n Relatively low-cost “mid-scale retail,” in certain areas of the downtown, particularly along Davis Avenue and Scenic Drive. This initiative would allow property owners to build structures that do not comply with the entirety of the zoning code — for example, one-story buildings in areas where two stories are now required by code — but only on a temporary basis, perhaps up to eight years, Bounds said. This would keep costs low, around $80 to $90 per square foot, with modular commercial buildings or Butler metal buildings, with nice facades, used to keep costs low but to keep the look nice.

n The immediate incorporation of MEMA cottages. “We have a very limited opportunity to create near-instant build-out and add residents to the downtown” by allowing small clusters of MEMA cottages under tightly “controlled circumstances,” Bounds said in his memo to the Planning Commission last week. After March 2011, some of the cottages could be converted to commercial use, perhaps creating small cottage inns or shops.

n The creation of a Farmers Market at Second and Davis, fronting a new municipal parking lot that would create much-needed parking in the downtown.

Duany was also in town two weekends ago, meeting with downtown property owners to discuss the possible replatting of their properties.

One of the most radical parts of his initial plan was to redesign the downtown to create additional alleys and streets, thereby creating the potential for development of properties that are currently “landlocked” or have no, or not enough, parking.

But these kinds of changes require working with property owners to “trade” pieces of property, or adjacent property owners working together to create new alleys or small streets.

Duany met with about 30 property owners to get started on this process, and enthusiasm for his vision and plan seems high.

Ron Ladner, a downtown land owner and developer who was involved in bringing Duany to Pass Christian, said the urban planner’s ideas will inspire property owners trying to figure out how to rebuild in the current economic climate and have created a lot of enthusiasm. “I’ve never seen this many people, across this many different groups in Pass Christian, excited,” he said.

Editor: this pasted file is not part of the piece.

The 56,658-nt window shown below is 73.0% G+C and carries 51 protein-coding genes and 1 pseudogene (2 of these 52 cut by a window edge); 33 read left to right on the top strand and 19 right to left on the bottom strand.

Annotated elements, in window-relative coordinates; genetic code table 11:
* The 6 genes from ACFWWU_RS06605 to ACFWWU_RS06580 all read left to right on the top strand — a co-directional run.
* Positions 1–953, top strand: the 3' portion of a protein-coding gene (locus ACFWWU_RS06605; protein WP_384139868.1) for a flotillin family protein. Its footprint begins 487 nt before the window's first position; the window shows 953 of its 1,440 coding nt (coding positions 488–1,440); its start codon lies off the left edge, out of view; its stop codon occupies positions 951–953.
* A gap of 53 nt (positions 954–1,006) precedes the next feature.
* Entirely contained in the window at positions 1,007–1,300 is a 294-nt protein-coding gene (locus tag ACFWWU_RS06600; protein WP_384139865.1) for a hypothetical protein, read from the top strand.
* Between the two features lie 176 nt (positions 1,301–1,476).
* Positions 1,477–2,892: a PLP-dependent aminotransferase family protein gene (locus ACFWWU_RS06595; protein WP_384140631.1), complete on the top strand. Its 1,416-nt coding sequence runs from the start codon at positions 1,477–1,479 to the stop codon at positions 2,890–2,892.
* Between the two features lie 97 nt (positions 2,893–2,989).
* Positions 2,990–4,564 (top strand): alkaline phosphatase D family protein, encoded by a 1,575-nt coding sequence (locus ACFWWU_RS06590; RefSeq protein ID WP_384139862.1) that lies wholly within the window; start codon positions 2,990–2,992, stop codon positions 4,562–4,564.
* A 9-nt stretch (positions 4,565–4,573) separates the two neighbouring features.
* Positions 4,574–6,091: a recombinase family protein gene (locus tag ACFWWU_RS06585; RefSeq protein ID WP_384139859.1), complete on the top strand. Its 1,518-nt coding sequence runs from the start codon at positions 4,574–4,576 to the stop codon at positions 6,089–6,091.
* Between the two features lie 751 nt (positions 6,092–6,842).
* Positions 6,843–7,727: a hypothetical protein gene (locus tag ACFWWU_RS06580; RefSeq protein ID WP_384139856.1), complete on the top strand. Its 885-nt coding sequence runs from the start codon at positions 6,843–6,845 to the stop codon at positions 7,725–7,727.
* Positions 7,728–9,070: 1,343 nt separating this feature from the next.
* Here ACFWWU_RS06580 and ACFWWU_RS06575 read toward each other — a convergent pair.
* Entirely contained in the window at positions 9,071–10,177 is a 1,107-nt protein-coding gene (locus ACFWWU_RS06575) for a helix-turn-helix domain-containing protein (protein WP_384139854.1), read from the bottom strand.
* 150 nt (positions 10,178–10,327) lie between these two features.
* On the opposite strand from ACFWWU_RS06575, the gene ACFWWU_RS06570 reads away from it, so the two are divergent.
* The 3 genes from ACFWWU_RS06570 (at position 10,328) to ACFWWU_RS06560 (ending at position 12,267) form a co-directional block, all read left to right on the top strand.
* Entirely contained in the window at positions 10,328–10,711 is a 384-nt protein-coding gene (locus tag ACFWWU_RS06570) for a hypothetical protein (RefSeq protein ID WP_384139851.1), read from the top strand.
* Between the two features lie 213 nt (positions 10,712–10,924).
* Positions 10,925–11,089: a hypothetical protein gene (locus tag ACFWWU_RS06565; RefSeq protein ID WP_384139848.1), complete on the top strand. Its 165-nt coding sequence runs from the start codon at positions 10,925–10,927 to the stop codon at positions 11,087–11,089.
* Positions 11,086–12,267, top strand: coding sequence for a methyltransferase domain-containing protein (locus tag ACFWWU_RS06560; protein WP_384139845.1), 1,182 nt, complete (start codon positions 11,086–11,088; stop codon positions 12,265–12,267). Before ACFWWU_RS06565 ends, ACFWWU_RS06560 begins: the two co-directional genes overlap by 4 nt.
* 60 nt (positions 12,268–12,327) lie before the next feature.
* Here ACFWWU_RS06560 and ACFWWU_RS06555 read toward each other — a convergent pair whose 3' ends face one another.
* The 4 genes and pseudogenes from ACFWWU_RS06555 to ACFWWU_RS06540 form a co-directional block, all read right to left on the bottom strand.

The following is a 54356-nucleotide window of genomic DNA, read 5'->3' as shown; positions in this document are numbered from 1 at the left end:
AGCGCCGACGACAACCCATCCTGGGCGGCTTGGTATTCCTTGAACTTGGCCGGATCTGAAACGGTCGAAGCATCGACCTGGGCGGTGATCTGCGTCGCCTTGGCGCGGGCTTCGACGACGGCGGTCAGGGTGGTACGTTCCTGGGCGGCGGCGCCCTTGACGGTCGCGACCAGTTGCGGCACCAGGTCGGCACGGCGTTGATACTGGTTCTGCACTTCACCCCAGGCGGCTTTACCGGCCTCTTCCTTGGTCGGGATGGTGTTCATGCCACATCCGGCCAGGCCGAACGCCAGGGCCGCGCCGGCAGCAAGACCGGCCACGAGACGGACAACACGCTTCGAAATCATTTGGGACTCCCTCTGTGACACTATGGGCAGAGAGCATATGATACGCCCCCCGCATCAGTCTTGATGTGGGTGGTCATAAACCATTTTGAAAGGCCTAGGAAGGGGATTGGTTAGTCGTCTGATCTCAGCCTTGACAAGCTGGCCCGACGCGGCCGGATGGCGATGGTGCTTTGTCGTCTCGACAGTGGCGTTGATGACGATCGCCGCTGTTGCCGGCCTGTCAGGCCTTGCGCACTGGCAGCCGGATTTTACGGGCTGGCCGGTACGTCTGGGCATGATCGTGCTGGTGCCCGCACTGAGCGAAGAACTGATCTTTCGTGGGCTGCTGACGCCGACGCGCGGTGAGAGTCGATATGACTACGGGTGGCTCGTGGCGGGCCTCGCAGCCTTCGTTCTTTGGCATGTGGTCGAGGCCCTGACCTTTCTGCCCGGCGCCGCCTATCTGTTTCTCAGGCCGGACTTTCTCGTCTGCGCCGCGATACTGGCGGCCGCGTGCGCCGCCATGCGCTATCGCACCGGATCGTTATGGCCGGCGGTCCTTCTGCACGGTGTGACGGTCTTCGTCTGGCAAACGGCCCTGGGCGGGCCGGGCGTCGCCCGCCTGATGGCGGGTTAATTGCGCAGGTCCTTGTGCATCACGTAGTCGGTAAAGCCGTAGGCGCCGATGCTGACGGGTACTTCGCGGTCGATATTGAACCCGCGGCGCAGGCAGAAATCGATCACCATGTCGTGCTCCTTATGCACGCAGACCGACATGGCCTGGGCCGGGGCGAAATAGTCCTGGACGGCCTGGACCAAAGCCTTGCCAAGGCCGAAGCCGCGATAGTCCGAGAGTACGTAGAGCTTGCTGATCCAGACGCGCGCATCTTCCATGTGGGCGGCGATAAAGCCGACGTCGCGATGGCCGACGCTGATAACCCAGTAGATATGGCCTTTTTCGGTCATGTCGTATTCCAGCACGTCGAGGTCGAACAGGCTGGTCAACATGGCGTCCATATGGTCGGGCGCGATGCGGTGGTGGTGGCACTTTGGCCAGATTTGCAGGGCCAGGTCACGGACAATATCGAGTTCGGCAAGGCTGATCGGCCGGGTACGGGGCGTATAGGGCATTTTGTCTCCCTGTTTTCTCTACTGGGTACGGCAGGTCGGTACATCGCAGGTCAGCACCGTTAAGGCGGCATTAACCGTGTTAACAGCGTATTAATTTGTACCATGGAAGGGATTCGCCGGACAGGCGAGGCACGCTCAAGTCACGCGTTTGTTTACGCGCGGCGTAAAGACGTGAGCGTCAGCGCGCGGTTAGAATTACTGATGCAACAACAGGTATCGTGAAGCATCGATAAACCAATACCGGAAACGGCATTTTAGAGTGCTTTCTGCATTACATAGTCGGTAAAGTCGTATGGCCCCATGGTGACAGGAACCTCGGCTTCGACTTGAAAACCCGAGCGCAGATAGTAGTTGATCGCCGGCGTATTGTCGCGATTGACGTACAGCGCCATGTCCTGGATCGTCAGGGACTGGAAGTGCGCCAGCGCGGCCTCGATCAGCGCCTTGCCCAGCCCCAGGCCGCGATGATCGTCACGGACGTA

“We now have direction, and we have tactical solutions and concepts that are getting more people in this town interested in developing their own properties,” he added. “These are short-term developments that can be done with much less capital outlay than traditional developments. I think we’re going to have some quick success stories that we can build on for the long term.”

Pass Christian Mayor Chipper McDermott said he’s thrilled Duany’s plans and ideas have gotten downtown land owners enthused.

“People are lit on fire,” he said. “If he’s lit them up, he’s lit me up. I’m just excited that the people who have the money, the ability and the land to do things downtown are excited.”

He noted, too, that 1850 was right around the time Pass Christian “really took off the first time.” In the late 19th century, Pass Christian had some of the largest hotels on the Gulf Coast and was known as the “Saratoga of the South.”

“The good news is that everything that happened after 1850 was wonderful,” said Ladner. “If we can just come close to replicating the success of the town from 1850 to the time of Camille, we have a very bright future ahead of us.”

RENDERING COURTESY OF DUANY PLATER-ZYBERK & COMPANY An artist’s rendering and a site plan for the suggested farmers market and parking lot on Davis Avenue and Second Street in Pass Christian. The design is by Bay St Louis architect Allison Anderson.